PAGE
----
I agree with you on this.


Oh, being a Cubs fan I can see how you think there is no God. ;)

#114 Cat

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Posted 13 April 2010 - 04:29 PM

which is exactly what was being said at the beginning of the thread.

sigh

#115 Epistaxis

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Posted 13 April 2010 - 04:32 PM

I agree with you on this.


Oh, being a Cubs fan I can see how you think there is no God. ;)


Rereading my post, it is clear I am the master of the run-on sentence and have pisspoor grammar+usage.






And screw you Yankee boy. I hope gayrod tweeks a steroid engorged hammy.

Not really, I'm mostly jealous, but screw you just the same.

#116 Mr. Scot

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Posted 14 April 2010 - 12:15 AM

Well, this atheist takes no joy or "wet dream" from the priest molestation scandal.

I find it deplorable, and morally reprehensible. Any person in a position of power and influence over children in what many consider the "safe haven" of religion in an otherwise "sinful" world should be punished to the fullest extent of the law.

Instead we had institutionalized cover-up. Rather than contacting authorities, the church just buried these guys or played the shell game, allowing them to molest again.

Awful.

This is a bit of grandstanding on the part of Dawkins.....but I get his point.

Would anybody else receive the protection that many priests and (if true) this Pope is receiving? Congregations early on summarily dismissed accusers. Ran them out. Called them liars. Oops. And the church leaders fought hard to maintain the veil of secrecy.

If this Pope had anything to do with cover-ups, lies, deception, kiting known abusers to other locations in favor of doing the lawful thing, not turning them in to the proper authorities, then yes, he SHOULD be arrested, along with anyone else aiding and abetting a felon.

Dawkin's point is what it usually is.....religion and religious figures are afforded exceptional protection for no other reason than fear, intimidation, or an overall societal unwillingness to question religion or it's mouthpieces. And that, IMO, is wrong.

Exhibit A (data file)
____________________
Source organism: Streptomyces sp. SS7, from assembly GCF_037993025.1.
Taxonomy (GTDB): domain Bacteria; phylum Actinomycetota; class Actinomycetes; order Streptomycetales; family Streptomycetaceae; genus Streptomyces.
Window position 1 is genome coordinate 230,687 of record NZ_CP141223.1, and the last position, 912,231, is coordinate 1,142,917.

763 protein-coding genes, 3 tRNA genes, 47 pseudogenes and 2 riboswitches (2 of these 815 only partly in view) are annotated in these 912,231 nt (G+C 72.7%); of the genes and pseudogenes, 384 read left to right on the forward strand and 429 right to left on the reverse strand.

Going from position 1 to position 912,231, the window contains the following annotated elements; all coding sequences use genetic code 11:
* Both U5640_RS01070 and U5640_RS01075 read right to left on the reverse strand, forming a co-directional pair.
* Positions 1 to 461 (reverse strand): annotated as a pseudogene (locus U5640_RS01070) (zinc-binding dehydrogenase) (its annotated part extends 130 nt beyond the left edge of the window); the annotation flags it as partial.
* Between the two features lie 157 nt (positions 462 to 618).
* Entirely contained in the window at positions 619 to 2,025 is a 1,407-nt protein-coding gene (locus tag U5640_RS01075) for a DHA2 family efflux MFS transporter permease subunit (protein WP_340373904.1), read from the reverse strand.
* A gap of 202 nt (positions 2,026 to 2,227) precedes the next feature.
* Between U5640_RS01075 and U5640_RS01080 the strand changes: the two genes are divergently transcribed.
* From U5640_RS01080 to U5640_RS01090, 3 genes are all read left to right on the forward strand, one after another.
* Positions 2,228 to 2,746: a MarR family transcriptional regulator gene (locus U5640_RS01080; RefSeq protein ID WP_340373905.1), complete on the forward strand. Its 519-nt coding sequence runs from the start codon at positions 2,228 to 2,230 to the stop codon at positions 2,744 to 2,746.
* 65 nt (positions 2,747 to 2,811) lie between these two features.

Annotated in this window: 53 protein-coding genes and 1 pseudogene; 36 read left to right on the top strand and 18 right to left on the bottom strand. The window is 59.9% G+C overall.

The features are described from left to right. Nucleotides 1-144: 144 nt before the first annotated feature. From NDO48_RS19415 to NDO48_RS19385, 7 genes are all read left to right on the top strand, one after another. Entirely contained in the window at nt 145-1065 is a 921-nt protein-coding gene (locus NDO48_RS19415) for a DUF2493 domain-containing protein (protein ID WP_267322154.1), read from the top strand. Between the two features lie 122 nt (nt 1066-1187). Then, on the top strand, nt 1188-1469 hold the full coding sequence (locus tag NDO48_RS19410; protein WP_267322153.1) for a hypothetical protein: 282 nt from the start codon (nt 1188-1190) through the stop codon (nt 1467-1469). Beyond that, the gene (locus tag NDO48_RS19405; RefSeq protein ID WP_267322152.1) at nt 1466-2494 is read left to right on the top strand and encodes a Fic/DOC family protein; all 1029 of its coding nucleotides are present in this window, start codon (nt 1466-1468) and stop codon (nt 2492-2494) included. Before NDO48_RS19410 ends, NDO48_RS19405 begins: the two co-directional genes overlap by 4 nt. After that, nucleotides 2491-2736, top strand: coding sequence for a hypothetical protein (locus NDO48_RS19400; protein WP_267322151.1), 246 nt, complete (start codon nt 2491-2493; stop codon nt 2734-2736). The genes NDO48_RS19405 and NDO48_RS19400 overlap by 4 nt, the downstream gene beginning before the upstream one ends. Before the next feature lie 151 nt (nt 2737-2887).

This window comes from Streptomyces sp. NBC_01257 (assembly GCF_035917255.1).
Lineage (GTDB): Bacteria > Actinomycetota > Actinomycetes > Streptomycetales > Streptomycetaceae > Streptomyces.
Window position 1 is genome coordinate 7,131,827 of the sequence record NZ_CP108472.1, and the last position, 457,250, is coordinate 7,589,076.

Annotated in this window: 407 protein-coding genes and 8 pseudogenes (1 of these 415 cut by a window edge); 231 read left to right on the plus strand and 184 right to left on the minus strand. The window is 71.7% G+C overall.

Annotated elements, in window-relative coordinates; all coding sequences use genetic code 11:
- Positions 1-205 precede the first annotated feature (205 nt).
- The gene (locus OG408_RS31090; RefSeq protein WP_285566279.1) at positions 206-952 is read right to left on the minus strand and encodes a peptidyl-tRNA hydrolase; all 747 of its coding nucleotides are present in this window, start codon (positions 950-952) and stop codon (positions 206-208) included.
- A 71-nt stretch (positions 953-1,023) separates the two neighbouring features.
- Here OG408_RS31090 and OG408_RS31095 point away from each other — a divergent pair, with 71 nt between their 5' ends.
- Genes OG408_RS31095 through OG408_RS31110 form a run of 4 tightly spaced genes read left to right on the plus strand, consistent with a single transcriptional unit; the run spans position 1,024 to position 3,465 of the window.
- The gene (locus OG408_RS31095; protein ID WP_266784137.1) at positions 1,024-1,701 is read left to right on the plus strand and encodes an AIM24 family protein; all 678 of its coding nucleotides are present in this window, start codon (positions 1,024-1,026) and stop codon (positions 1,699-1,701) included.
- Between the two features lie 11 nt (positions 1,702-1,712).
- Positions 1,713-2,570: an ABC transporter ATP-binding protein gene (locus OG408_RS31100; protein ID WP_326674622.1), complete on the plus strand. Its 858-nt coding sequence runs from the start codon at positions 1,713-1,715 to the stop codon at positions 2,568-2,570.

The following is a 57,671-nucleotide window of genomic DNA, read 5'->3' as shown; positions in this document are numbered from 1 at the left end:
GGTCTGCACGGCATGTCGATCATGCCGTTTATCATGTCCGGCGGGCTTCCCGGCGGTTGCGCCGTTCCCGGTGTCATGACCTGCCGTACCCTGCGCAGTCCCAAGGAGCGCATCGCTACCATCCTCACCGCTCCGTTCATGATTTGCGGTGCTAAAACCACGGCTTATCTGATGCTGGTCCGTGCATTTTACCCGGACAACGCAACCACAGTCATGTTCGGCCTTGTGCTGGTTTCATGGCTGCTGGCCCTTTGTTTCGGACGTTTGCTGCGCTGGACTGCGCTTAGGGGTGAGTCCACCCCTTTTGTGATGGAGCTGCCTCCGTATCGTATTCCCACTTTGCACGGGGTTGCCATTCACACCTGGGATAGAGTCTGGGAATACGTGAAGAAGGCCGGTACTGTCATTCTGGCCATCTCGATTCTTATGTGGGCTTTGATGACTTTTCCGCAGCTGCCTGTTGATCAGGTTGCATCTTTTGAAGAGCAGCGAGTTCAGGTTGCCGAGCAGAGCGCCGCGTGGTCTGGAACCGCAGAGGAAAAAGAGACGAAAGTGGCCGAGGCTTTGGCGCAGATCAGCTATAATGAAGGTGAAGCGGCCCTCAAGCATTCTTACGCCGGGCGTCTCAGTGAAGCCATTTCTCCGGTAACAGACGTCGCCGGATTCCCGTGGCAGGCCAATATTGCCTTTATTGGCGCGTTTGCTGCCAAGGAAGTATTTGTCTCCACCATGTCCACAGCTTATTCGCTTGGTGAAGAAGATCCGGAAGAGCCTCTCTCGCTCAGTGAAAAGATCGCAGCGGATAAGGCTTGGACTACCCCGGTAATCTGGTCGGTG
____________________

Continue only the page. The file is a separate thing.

Depends on how you approach it.

If it's investigated, and found to be credible, then I'd agree. But you can't ever get in the situation of just the charges being enough to completely defrock someone. It has to be checked out, same as any other charge (adultery, harassment, etc).

Upon investigation, if there's evidence enough, they should be prosecuted. And even if the prosecution fails to convict, if there's sufficient evidence to believe they probably did it, the church should take action to remove those people from positions of power.

Molestation can often be as difficult to prove as rape, but the church is a group with even more reason to be image conscious than the NFL (hence the parallels to Big Ben). Educational institutions should pursue the same path. Tenure and teacher's unions be damned.

Do I expect any of this to happen, though? Nah.

And regarding the original suggestion of pursuing the Pope though, regardless of your opinion of the Pope's role in these actions, it's a complete exercise in futility. Considering that foreign dignitaries tend to enjoy "diplomatic immunity" that won't allow them to get so much as a parking ticket, you may as well piss in the wind.

#117 ChucktownK

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Posted 14 April 2010 - 08:23 PM

Posted Image

#118 dimbee

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Posted 14 April 2010 - 08:38 PM

Depends on how you approach it.

If it's investigated, and found to be credible, then I'd agree. But you can't ever get in the situation of just the charges being enough to completely defrock someone. It has to be checked out, same as any other charge (adultery, harassment, etc).

Upon investigation, if there's evidence enough, they should be prosecuted.


I'm going out on a limb here and assuming that Epi, like you, is basing his statement on due process being carried out, not simply upon news reports.

#119 dimbee

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Posted 14 April 2010 - 08:41 PM

If only the CEO of Sony Music Entertainment had moved Michael Jackson to some remote land to make his music...

#120 The Other Colbert

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Posted 14 April 2010 - 08:54 PM

What bothers me is this whole "infallible" attitude that the church carries. I mean it took so long for the church to come out and admit that the great crusades were a mistake. But by that logic, it means that they are in-fact NOT infallible.

All they need to do is take responsibility, punish, and make sure it doesn't happen. But will they do that? no. And this is what creates so many problems.